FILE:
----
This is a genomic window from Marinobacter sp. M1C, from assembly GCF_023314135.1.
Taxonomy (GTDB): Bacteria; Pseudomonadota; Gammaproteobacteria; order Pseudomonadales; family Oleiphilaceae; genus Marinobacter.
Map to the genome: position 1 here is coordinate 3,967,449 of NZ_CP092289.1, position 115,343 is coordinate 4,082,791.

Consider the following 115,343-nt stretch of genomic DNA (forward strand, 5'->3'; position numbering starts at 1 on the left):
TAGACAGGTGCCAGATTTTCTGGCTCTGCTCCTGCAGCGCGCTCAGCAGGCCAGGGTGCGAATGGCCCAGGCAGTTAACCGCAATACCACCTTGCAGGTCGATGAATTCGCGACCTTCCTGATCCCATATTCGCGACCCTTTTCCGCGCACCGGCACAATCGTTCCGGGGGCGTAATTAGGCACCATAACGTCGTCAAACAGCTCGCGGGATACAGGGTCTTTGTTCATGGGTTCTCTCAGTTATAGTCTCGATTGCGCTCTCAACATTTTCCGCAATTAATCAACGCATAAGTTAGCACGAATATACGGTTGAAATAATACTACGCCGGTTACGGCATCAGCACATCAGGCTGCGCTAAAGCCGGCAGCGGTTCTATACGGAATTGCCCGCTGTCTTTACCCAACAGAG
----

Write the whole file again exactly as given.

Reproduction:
This is a genomic window from Marinobacter sp. M1C, from assembly GCF_023314135.1.
Taxonomy (GTDB): Bacteria; Pseudomonadota; Gammaproteobacteria; order Pseudomonadales; family Oleiphilaceae; genus Marinobacter.
Map to the genome: position 1 here is coordinate 3,967,449 of NZ_CP092289.1, position 115,343 is coordinate 4,082,791.

Consider the following 115,343-nt stretch of genomic DNA (forward strand, 5'->3'; position numbering starts at 1 on the left):
TAGACAGGTGCCAGATTTTCTGGCTCTGCTCCTGCAGCGCGCTCAGCAGGCCAGGGTGCGAATGGCCCAGGCAGTTAACCGCAATACCACCTTGCAGGTCGATGAATTCGCGACCTTCCTGATCCCATATTCGCGACCCTTTTCCGCGCACCGGCACAATCGTTCCGGGGGCGTAATTAGGCACCATAACGTCGTCAAACAGCTCGCGGGATACAGGGTCTTTGTTCATGGGTTCTCTCAGTTATAGTCTCGATTGCGCTCTCAACATTTTCCGCAATTAATCAACGCATAAGTTAGCACGAATATACGGTTGAAATAATACTACGCCGGTTACGGCATCAGCACATCAGGCTGCGCTAAAGCCGGCAGCGGTTCTATACGGAATTGCCCGCTGTCTTTACCCAACAGAG